moment gyros d u r i n g o r i e n t a t i o n maneuvers and d u r i n g s t a b i l i z a t i o n a c t i v i t i e s , The t h r u s t e r s produce a v i s i b l e plume of condensed and f r o z e n n i t r o g e n p a r t i c l e s . However, t n e c l e a r i n g times of t h e plumes a r e q u i t e s h o r t , a s t h e y d i s s i p a t e approximaLely 30 seconds a f t e r t h r u s t e r shutdown- Moreover, t h e t h r u s t e r s are seldom used d u r i n g d a t a a c q u i s i t i o n . The crewmen perrorm t a s k s o u t s i d e o f t h e S a t u r n Waricshop t o t e n d experiments and make r e p a i r s . While o u t s i d e , t h e crewman's p r e s s u r e s u i t ,.an become a l o c a l s o u r c e of contamination by v e n t i n g p a r t i c l e s of water and molecular matter such as oxygen and carbon d i o x i d e . These contaminants a r e e m i t t e d from p o r t s on t h e f r o n t of t h e p r e s s u r e c o n t r o l u n i t , which is worn on t h e crewman's c h e s t . The normal d i r e c t i o n of t h e I xhaust flow i s d i r e c t l y toward v e h i c l e s u r f a c e s . Impingement of t h e contaminants on s u r f a c e s i s prevented by a d e f l e c t o r cover worn over t h e p r e s s u r e c o n t r o l u n i t t o change t h e d i r e c t i o n o f t h i s flow w h i l e t h e crewman is working n e a r s u s c e p t i b l e s u r f a c e s . This i s shown i n f i g u r e 11-2. I n a d d i t i o n t o t h e recognized s o u r c e s o f contaminants, random p a r t i c l e s are added t o t h e induced atmosphere from u n p r e d i c t a b l e e v e n t s . These i n c l u d e b l i s t e r i n g and f l a k i n g of p a i n t e d s u r f a c e s , l o o s e n i n g o f launch d e b r i s , e x p u l s i o n o f r e s i d u a l s o l i d d e b r i s from t h r u s t e r s , and o t h e r d e b r i s workins t h e i r way l o o s e from t h e S a t u r n Workshop. The l o s s of t h e meteoroid s h i e l d a l s o exposed workshop s u r f a c e s t o d e g r a d a t i o n from d i r e c t s u n l i g h t which had n o t been planned f o r , and caused f l a k e s of paifit and i n s u l a t i o n t o e n t e r t h e atmosphere. The induced atmosphere, t h e r e f o r e , c o n s i s t s of p a r t i c l e s and molecules cont i n u n u s l y being e m i t t e d from Skylab which form a contaminant cloud about t h e v e h i c l e . The p a r t i c l e s a r e s l o v l y swept away by atmospheric d r a g d e c e l e r a t i o n , w h i l e t h e molecules a r e removed by i n t e r m d e c u l a r c o l l i s i o n s w i t h t h e ambient atmosphere. The g e n e r a l l y c o n s t a n t i n t r o d u c t i o n and c o n c u r r e n t removal of t h i s m a t t e r produce a s t e a d y - s t a t e , induced environment s u r r o u n d i n g Skylab. The c o n t i n u a i l y moving contaminants of t h e induced atmosphere a r e c a p a b l e of producing l i g h t s c a t t e r i n g and a b s o r p t i o n problems f o r o p t i c a l systems. As t h e l i g h t from an o b j e c t of i n v e s t i g a t i m p a s s e s through t h e induced molecular or p a r t i c u l a t e cloud, a p o r t i o n of t h e s i g n a l i s s c a t t e r e d and a p o r t i o n is absorbed, r e s u l t i n g i n s i g n a l a t t e n u a t i o n . The e f f e c t s of l i g h t s c s t t e r i n g on o p t i c a l experiments a r e determined by r e l a t i n g t h e background b r i g h t n e s s o f t h e contaminant cloud t o t h e l i g h t s o u r c e . For any p a r t i c l e s i z e d i s t r i b u t i o n , wavelength of s c a t t e r e d l i g h t , s c a t t e r i n g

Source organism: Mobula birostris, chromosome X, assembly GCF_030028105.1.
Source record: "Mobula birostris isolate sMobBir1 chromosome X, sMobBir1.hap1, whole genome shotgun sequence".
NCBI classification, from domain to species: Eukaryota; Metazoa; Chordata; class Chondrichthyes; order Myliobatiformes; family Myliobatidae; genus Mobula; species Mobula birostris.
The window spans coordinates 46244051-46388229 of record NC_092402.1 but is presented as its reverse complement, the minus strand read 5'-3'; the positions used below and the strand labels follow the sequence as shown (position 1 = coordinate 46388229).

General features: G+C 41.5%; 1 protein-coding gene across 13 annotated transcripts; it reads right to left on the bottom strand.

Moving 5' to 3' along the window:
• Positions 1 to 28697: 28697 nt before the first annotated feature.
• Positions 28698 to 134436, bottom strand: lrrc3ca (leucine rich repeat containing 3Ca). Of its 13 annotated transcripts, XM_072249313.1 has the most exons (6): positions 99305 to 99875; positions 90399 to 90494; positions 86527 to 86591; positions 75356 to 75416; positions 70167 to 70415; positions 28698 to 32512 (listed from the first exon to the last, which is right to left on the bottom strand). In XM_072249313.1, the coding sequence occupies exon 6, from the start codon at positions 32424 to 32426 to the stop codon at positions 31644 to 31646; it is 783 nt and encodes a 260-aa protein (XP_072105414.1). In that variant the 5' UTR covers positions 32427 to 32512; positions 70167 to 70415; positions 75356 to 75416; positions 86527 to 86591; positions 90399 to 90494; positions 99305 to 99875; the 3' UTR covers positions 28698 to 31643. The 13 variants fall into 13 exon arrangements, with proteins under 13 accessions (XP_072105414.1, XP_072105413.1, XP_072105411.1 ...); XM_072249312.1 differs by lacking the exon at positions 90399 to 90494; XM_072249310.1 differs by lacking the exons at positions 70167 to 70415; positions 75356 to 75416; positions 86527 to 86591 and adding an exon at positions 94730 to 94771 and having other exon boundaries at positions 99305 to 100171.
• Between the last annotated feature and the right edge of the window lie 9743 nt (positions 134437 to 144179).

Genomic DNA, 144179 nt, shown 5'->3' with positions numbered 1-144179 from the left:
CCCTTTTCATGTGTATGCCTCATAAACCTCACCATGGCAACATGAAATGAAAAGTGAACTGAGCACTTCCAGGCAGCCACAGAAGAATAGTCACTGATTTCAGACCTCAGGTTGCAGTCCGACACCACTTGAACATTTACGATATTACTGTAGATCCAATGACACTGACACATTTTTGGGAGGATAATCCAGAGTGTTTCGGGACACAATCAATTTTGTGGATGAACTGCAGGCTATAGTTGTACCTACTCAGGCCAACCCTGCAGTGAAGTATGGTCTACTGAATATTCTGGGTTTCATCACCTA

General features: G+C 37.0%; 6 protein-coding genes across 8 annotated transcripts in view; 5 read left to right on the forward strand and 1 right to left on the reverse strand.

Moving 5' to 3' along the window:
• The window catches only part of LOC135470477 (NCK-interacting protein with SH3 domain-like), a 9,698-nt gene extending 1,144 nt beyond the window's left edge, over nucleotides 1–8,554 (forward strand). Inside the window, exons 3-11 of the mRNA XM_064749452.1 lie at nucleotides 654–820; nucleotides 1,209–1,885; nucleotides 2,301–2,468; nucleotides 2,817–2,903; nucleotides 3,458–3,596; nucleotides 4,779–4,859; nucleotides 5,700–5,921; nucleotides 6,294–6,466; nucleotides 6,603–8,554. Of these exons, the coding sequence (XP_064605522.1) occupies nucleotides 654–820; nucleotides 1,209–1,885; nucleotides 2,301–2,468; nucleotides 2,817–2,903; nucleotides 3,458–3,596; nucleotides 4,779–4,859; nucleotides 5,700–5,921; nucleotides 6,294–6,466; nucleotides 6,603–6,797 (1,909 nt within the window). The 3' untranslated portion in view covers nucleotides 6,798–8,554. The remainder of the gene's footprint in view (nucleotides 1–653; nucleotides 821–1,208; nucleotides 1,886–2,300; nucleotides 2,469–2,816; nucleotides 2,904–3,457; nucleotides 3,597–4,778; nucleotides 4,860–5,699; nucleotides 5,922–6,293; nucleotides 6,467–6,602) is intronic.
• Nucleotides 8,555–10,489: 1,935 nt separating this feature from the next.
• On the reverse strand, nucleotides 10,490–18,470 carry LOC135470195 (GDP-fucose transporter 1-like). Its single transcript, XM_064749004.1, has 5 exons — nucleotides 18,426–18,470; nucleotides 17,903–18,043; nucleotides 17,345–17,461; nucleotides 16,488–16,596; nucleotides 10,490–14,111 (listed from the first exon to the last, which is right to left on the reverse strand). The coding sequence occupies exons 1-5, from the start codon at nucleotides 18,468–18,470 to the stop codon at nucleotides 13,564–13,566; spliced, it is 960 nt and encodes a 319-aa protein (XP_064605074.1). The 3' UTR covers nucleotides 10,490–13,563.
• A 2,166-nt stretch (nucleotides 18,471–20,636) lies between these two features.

11.2